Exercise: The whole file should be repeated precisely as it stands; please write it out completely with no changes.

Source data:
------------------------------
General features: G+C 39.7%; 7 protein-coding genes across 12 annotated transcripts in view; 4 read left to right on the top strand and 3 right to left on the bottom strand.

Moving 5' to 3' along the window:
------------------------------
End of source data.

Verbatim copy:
General features: G+C 39.7%; 7 protein-coding genes across 12 annotated transcripts in view; 4 read left to right on the top strand and 3 right to left on the bottom strand.

Moving 5' to 3' along the window: